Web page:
Search ongoing for missing 2-year-old girl after truck found in river

Editor’s Note: This story has been updated.

A two-year-old girl remains missing after her father’s truck was found submerged in East Fork White River this morning.

Authorities are searching for two-year-old Emma Sweet. She is a white girl with brown hair and brown eyes weighing 23 pounds.. She was last seen wearing all black with a cream-colored jacket with butterflies on it.

She and her father, Jeremy Sweet, were last seen Wednesday afternoon in his black Ford 150 pickup truck. The truck was discovered submerged in the river off of a farm lane near Beatty Lane at almost 6 this morning by duck hunters. Jeremy Sweet was inside and suffering from exposure and hypothermia.

He was taken to Columbus Regional Hospital for treatment.

It is not known if she was in the truck when it went into the river. The two had been reported missing and were last seen at about noon on Wednesday.

Jeremy Sweet is currently out on bond for unlawful possession of a firearm by a serious violent felon as well as possession of methamphetamine.

If you have any information on her whereabouts, you should call 911 or 812-379-1689.

Assisting in the search are Indiana State Police, Indiana Department of Natural Resources conservation officers, Wayne Township Volunteer Fire Department, Columbus Township Fire and Rescue Department, 31 Wrecker, Columbus Regional Hospital medics, and Columbus Fire Department.

Exhibit Columbus installations end Sunday; Final tour set

This year’s Exhibit Columbus installation season is wrapping up this weekend.

There are more than a dozen temporary installations built around the city’s architectural landmarks. The theme of this year’s event is “New Middles: From Main Street to Megalopolis, What is the Future of the Middle City?”

On Sunday, the exhibition officially ends. But you can still take part in the final guided tour of the installation sites.

Richard McCoy, head of the Landmark Columbus Foundation, will be leading the evening tour starting at 5:30 Sunday and lasting about an hour and a half. The tour will begin as the Exhibit Columbus offices at 408 6th Street. You should dress for the weather and for walking.

To learn more about the exhibition you can go to

Parkside students wins statewide cabbage contest

A Columbus third grader is the state winner of a nationwide contest to grow the biggest cabbage.

Bonnie Plants is announcing that Myka Woods of Parkside Elementary School has been awarded a $1,000 scholarship from the company for growing a nearly 5 pound cabbage. Myka was selected by the company and the Indiana State Department of Agriculture as the Indiana winner of this year’s Bonnie Plants 3rd Grade Cabbage Program. The award was based on the student’s enthusiasm to participate and learn in addition to the size and overall appearance of their cabbage.

The contest was largely virtual. At the start of the program, Bonnie Plants sent each participating student a starter cabbage plant and the lessons needed to care for and nurture their plant. Students took a photo with their fully-grown cabbage and submitted it for a chance to win.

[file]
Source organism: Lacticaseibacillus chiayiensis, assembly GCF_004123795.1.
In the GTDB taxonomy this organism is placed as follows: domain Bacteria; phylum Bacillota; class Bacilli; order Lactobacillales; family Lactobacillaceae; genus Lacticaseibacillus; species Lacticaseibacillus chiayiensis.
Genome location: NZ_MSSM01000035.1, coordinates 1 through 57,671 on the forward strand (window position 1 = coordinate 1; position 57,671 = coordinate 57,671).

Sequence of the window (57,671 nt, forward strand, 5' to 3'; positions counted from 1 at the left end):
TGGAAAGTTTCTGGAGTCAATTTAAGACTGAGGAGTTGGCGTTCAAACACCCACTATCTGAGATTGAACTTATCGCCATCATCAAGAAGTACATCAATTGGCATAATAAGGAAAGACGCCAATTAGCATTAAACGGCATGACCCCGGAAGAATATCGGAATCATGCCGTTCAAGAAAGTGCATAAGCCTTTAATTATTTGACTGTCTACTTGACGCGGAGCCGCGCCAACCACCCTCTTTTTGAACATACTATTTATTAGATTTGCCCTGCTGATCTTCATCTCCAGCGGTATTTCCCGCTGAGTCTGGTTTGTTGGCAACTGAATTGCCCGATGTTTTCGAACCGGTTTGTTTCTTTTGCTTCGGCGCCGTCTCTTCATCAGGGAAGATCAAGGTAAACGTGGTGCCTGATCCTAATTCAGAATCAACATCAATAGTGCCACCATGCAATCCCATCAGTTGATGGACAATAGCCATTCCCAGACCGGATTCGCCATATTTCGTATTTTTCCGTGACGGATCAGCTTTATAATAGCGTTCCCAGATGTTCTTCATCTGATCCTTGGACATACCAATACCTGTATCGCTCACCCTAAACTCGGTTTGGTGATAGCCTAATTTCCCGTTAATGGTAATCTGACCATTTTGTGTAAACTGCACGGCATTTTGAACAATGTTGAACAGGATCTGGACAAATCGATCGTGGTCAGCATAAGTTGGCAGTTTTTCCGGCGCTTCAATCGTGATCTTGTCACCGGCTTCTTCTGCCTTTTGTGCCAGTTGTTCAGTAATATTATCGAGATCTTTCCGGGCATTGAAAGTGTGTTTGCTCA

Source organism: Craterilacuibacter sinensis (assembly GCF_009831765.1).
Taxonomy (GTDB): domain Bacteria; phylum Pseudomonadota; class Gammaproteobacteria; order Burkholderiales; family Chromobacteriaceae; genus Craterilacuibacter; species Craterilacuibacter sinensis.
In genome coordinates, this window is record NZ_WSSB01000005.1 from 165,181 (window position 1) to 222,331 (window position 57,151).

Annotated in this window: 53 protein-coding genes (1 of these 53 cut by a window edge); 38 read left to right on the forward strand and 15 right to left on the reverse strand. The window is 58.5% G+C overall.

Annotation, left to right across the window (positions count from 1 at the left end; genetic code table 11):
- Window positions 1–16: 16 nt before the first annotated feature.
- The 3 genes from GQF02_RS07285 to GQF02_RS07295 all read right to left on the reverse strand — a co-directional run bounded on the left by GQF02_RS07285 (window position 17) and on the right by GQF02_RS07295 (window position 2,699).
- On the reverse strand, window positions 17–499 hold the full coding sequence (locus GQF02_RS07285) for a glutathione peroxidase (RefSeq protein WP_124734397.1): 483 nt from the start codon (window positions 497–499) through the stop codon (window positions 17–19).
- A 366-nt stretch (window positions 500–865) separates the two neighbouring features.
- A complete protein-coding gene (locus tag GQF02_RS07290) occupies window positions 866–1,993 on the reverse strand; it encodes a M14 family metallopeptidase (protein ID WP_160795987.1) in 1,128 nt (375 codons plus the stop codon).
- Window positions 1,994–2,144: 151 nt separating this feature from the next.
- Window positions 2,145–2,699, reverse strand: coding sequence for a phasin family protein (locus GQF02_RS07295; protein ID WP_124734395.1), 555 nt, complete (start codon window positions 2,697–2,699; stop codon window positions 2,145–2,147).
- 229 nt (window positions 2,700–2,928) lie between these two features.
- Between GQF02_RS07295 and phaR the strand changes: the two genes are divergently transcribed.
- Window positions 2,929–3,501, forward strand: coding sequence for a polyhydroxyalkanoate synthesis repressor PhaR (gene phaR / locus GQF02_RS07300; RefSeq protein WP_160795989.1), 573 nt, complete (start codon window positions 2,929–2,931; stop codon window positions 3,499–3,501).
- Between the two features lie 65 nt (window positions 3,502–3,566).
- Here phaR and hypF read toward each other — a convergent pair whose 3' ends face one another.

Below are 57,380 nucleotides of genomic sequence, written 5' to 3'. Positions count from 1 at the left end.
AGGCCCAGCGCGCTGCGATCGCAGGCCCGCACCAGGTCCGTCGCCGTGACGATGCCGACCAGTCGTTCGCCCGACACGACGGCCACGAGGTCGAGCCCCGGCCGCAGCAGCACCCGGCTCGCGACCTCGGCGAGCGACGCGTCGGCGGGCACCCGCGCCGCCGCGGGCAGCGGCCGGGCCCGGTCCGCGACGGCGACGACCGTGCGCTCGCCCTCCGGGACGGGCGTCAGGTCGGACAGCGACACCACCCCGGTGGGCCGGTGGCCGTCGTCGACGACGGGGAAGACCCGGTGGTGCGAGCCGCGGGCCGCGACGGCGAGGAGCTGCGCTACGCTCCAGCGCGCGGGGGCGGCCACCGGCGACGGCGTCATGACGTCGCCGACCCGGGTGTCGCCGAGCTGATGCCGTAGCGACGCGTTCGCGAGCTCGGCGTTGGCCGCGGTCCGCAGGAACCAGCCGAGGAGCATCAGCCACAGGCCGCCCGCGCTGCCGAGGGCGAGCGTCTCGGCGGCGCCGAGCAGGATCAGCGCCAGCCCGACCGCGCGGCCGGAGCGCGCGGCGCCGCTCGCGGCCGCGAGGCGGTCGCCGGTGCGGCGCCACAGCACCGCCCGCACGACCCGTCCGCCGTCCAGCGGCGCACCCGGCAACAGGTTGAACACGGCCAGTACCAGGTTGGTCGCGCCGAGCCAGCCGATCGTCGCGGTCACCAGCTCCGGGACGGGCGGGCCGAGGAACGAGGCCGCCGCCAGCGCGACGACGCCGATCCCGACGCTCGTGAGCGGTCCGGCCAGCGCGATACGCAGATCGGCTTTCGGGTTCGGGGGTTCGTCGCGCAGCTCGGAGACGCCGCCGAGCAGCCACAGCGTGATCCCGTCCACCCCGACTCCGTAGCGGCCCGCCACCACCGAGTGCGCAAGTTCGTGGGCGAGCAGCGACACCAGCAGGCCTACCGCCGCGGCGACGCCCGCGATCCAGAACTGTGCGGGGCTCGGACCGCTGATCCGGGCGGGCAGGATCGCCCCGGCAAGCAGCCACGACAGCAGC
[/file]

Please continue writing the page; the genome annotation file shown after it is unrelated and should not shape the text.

Indiana State Department of Agriculture Director Bruce Kettler praised the contest as a way to introduce children to agriculture. He said it was inspiring to see the impressive cabbages grown by Indiana students.

You can get more information on the program here.

Photo: Myka Woods with her 5-pound cabbage. Photo courtesy of Bonnie Plants. 

State police promote former Columbus officer, Seymour post trooper

Sgt. Brian Wilson. Photo courtesy of Indiana State Police

A former Columbus police officer, and Seymour-based state trooper is getting promoted.

The Indiana State Police announced recently that Sgt. Brian K. Wilson has been promoted to the rank of First Sergeant. He will serve as the Operations Center Section Commander in Indianapolis and oversee the various components of the center.

Wilson, who is originally from Whiteland, is a graduate of Whiteland High School, and earned an Associate’s Degree in Law Enforcement from Vincennes University. He began his law enforcement career in 1991 with the Columbus Police Department. He graduated from the 52nd Indiana State Police Recruit Academy in 1995 and was first assigned to the Indiana State Police Post in Lafayette.

He transferred to the Seymour Post in 1997, where he served as a trooper until being promoted to the rank of Sergeant. He continued serving as a District Squad Sergeant when the Seymour Post was closed and merged with Versailles in 2010. In 2018, Wilson transferred to the Operations Center in Indianapolis.

Wilson and his wife Melody are residents of Johnson County and have four grown children and one grandchild.

Columbus trash, recycling routes delayed due to holiday

Columbus city offices remain closed today for the Thanksgiving holiday.

Trash and recycling collection will be running one day behind with normal Thursday routes running today, and normal Friday routes running on Saturday. Leaf collection will be running several days late. Normal Thursday pickups will be running on Monday, and normal Friday pickups are running on Tuesday.

You call the Public Works department with any questions at 812-376-2509.

Columbus city utilities says if you have a problem with your water or sewer service, you can call 812-372-8861 and follow the prompts.

All Atterbury refugees could be resettled by end of year

Some of the more than seven-thousand Afghan refugees temporarily housed at Camp Atterbury will be staying in Indiana permanently.

The U.S. Department of Homeland Security says about 250 refugees so far will make Indiana their new home. Fort Wayne Mayor Tom Henry announced last week 75 Afghans would be settling there. Aaron Batt, D-H-S’s lead coordinator at Camp Atterbury for the resettlement operation, says others so far have left the base for Indianapolis, Bloomington, Muncie, Hammond, South Bend, Terre Haute and Columbus.

About 7,200 Afghans have been housed temporarily at Camp Atterbury. Batt says about half have been resettled so far. The department’s goal is to finish processing the rest by New Year’s.